When birthdays rolled around, we knew there would be a dinner in our honor at Mama and Papa’s house.   Mama would let the birthday girl or boy set the menu.  We always picked our favorite dishes (which probably weren’t her favorites!):  orange jello packed with pieces of fruit, butter brickle cake topped with toffee pieces and hot fudge.   When we became teenagers, Mama made each of her grandchildren a treasured cookbook filled with handwritten recipes for the family favorites we all loved, complete with personal notes and anecdotes related to certain dishes—a gift we all cherish and use regularly.  My own children have even been fortunate enough to experience the anticipation of an unfailing Mama Trautwein birthday tradition—every year on their birthdays, she has sent them two dollar bills, the same number of bills as their age.  Needless to say, they have amassed an astounding number of two dollar bills! 

So thoughtful.

IMG_0174Not only did she host birthday dinners at her house, she also came to birthday dinners at our house.
We did birthdays up right in this family.
This picture cracks me up because the Birthday Boy almost got cut out of it.
And we just noticed tonight, he’s wearing doctor gear, of all things! And now he wears the real stuff. Go figure.

Mama established countless family traditions which were joyfully anticipated throughout the year.  Every Easter, we knew we would receive a heaping plate of bunny and lamb cookies decorated with pink icing with chocolate chips for eyes.  We dyed eggs every year at that little blue kitchen table, and Mama took us on annual Easter egg hunts at Descanso Gardens.  Mama decorated a Manzanita tree every Christmas with tiny ornaments, and she gave my sister and me our own manzanita branches when we were in college, with new ornaments for them every year.  Each member of our extended family had a stocking that had been lovingly decorated by Mama, unique to our interests.  Mama found a lot of joy in holiday traditions. 

So consistent.

IMG_0515This woman LOVED Christmas! 

IMG_0060And the Easter egg hunts at Descanso continued with the great-grands, too. The four oldest, about 15 years ago.

Mama and Papa also loved to travel.   They arranged annual extended family trips to Mammoth Lakes.  These vacations gave the cousins a chance to bond, and allowed Mama and Papa to share their love of fishing, jigsaw puzzles, and board games with their offspring.  Mama and Papa took exciting vacations without us as well, and invited us over for slideshows when they returned to share their adventures.  They always brought back trinkets and souvenirs for us and sent us postcards from around the world.  And Mama sent our own family off on road trips with boxes of cookies and wads of dollar bills to purchase souvenirs of our own.  She did these things every summer, without fail.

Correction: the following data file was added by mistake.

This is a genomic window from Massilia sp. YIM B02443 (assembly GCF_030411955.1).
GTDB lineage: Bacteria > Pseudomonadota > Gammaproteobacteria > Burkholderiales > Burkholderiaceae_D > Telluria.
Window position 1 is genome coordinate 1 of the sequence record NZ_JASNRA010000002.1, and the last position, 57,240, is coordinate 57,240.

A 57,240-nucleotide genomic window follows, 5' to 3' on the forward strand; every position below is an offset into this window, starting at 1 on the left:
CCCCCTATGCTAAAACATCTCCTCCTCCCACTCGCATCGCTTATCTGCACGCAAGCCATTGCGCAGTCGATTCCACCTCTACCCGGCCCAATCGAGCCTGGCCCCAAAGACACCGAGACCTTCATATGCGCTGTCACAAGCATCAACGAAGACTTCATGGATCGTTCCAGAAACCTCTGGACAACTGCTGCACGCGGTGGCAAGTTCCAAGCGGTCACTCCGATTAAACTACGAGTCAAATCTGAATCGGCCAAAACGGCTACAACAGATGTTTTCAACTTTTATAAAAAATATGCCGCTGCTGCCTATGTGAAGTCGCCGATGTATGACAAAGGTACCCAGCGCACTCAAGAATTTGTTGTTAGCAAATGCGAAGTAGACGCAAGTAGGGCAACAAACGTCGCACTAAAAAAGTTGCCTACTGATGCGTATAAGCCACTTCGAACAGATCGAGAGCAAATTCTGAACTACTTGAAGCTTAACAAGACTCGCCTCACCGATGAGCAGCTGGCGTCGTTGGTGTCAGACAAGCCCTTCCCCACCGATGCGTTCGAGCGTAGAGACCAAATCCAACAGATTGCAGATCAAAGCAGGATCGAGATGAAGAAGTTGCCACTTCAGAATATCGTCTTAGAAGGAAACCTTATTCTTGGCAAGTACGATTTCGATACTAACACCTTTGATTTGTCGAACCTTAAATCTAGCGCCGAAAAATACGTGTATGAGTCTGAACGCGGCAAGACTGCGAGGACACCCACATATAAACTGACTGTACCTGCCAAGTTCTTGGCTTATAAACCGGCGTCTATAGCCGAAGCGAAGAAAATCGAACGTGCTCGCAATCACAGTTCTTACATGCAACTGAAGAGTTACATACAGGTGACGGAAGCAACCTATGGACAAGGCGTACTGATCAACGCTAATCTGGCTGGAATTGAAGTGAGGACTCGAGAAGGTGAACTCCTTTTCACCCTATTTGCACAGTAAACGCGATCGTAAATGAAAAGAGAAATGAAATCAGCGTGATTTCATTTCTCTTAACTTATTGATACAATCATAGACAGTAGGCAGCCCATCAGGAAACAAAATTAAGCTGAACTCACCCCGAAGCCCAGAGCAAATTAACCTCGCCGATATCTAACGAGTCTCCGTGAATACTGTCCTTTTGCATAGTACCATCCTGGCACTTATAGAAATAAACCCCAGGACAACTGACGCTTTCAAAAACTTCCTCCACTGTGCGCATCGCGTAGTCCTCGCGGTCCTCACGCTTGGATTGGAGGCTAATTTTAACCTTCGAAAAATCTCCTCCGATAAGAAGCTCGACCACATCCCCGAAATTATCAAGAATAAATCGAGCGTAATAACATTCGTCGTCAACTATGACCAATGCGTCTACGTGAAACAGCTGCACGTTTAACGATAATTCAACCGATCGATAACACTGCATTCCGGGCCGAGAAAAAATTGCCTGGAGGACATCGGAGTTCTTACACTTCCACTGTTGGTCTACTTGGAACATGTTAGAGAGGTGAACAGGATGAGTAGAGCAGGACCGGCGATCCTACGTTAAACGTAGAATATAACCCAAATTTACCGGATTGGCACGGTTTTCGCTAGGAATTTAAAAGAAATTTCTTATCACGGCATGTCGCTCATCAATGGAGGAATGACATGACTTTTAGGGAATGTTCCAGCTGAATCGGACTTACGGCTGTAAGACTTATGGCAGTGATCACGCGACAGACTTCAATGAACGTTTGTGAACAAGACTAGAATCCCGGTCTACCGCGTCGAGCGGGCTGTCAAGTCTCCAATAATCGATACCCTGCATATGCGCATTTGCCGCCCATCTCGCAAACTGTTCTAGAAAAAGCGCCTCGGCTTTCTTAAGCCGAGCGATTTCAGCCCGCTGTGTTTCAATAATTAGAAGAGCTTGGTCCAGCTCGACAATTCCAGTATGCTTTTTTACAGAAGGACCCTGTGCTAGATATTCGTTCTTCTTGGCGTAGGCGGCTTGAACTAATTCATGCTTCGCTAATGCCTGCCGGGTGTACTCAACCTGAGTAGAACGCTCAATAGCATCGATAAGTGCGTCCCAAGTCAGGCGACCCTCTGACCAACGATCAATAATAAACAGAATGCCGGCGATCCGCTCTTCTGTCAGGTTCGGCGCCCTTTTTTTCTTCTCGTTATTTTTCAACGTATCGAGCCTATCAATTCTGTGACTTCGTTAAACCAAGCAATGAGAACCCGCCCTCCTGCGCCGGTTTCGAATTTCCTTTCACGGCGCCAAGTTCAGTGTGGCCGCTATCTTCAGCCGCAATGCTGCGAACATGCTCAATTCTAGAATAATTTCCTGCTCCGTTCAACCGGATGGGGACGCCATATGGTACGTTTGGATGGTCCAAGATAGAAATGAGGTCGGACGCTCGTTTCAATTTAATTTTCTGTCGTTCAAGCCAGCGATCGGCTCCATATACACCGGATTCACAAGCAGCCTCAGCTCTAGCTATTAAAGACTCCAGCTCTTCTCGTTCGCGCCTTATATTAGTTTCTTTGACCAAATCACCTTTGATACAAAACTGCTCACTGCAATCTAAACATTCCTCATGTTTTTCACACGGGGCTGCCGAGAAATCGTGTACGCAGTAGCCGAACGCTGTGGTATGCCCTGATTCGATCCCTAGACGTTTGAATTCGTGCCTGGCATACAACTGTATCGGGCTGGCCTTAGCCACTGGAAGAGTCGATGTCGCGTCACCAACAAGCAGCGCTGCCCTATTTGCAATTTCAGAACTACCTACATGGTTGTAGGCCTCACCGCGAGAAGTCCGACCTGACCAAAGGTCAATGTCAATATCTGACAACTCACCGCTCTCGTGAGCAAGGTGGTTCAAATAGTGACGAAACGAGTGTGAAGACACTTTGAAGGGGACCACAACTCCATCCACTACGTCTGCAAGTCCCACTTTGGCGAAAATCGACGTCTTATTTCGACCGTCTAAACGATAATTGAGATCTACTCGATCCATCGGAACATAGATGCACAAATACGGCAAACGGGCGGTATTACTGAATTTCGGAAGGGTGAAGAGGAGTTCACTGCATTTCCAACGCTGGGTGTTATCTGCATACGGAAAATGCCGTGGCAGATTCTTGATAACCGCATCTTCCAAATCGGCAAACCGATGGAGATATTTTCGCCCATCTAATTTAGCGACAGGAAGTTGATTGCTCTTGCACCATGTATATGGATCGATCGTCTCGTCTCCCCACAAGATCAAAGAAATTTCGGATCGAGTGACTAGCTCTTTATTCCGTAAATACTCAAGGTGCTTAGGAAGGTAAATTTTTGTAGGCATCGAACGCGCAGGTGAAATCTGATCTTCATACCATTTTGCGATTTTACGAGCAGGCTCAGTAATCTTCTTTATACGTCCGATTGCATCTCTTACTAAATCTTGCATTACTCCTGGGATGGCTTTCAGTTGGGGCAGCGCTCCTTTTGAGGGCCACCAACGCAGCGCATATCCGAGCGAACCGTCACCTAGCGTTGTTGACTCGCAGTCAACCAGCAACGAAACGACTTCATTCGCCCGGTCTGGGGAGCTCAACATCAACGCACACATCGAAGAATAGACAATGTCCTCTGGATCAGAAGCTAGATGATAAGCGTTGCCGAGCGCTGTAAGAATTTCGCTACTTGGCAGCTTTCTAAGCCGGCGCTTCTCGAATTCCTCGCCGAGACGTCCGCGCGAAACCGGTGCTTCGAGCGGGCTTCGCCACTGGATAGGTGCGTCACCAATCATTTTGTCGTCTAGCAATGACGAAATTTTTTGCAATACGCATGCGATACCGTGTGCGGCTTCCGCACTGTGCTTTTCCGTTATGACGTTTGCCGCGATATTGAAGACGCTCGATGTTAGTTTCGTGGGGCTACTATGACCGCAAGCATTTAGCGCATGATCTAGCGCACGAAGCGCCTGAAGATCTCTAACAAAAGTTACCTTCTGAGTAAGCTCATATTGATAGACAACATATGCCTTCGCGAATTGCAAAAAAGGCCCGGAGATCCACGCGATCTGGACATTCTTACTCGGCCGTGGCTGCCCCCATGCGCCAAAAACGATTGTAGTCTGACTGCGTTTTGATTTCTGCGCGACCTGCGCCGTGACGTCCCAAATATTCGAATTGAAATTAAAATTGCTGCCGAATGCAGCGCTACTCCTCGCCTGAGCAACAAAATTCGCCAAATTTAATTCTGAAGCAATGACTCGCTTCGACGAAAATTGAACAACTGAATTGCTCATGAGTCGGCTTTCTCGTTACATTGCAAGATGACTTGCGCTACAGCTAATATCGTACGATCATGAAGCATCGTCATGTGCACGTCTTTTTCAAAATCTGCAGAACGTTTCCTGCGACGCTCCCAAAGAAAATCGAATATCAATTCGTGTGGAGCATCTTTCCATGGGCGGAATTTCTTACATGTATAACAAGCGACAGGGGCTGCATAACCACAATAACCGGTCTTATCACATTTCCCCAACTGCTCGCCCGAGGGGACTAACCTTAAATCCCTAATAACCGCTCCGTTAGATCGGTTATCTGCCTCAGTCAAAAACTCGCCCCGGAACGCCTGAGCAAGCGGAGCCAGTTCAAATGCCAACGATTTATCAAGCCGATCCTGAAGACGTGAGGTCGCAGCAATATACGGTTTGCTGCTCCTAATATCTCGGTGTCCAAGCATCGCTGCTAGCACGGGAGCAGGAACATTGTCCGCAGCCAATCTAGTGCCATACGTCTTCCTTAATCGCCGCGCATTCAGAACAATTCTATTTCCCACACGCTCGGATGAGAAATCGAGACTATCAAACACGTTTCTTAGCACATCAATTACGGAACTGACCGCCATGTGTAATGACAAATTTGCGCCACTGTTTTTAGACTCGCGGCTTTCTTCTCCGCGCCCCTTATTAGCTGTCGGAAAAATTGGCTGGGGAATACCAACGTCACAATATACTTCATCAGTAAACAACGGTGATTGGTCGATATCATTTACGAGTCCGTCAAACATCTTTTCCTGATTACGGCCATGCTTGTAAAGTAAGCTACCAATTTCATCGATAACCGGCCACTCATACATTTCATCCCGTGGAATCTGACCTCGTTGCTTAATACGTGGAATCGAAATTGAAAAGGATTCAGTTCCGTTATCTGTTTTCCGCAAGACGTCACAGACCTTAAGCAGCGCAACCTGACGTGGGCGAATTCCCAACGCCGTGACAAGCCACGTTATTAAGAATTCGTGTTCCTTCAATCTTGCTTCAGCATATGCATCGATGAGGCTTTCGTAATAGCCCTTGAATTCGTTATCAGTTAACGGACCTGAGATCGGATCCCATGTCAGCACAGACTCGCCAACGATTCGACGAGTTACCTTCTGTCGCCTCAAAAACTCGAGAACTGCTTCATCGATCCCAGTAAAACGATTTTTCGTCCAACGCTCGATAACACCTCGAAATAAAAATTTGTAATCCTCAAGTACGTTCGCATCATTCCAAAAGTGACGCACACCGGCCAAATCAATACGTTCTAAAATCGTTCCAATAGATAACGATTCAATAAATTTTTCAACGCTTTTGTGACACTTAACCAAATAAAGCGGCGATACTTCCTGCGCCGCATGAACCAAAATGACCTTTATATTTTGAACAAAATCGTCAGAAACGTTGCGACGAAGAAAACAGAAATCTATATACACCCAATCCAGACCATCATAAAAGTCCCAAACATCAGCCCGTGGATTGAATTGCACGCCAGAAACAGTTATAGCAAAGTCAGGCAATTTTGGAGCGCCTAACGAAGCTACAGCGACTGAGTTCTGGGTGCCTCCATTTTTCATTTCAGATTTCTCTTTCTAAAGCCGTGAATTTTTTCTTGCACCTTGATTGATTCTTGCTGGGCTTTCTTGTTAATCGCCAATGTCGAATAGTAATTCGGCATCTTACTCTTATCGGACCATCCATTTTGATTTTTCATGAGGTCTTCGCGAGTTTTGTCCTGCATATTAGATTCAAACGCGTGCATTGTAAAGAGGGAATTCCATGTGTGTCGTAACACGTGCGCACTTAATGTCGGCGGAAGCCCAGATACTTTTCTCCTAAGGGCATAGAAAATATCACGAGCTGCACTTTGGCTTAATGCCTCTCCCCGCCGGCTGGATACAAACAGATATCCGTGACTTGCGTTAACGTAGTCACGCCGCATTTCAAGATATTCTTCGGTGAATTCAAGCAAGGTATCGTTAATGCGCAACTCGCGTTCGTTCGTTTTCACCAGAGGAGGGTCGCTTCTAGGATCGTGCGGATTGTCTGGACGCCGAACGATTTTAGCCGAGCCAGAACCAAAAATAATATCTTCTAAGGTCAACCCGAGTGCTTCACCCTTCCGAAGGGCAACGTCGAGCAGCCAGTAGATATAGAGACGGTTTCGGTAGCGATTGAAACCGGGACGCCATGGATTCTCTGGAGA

So committed. 

D-68cMama, Papa & Jean visiting us in Africa, summer 1967.
I was 4 months pregnant with their first grandchild on this trip.

We will miss Mama, but many of the traditions she established continue in our own families, keeping her memory alive.  We have been blessed indeed to have such an amazing woman so actively involved in our lives, setting an example we all aspire to follow. 

Solid, dependable, disciplined, hospitable, thoughtful, committed, consistent. 

Old-fashioned qualities?  Perhaps.  But never out of style. 

Thanks so much, Joy. Beautifully said and right on target.

IMG_0103Kathryn Trautwein, in the early years at the Samarkand, before dementia.
A truly lovely lady in every way I can think of, a good, good woman.

A Muscular Savior

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So. It’s been quite the weekend. Beautiful weather on Saturday, with a little fog wiggling its way along the shoreline, clearing to bright blue skies above city and mountains. A drive by the Old Mission reminded me that spring has indeed sprung, with the Mission rose garden sending glory sparks all round. Brilliant blooms, redolent and heavy with sun and scent.

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And Sunday morning began, as it usually does with pre-worship on the bluffs. This week, there were dolphins. Dolphins! Creatures who speak to me of God with their beauty, grace and sense of fun. I loved catching this glimpse of a shiny tail, splashing the surface.

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Turns out, there was an entire pod making its way south, rolling and skimming along. As I watched them frolic, I had quite a lengthy conversation with God (courtesy of my iPhone notes app) about my own struggles right now. And for the second time during this Lenten season, I was reminded that sometimes resurrection requires death, healing needs a kind of dying first. Not exactly the answer I wanted to hear, but I tried to take it in with a semblance of grace and acceptance.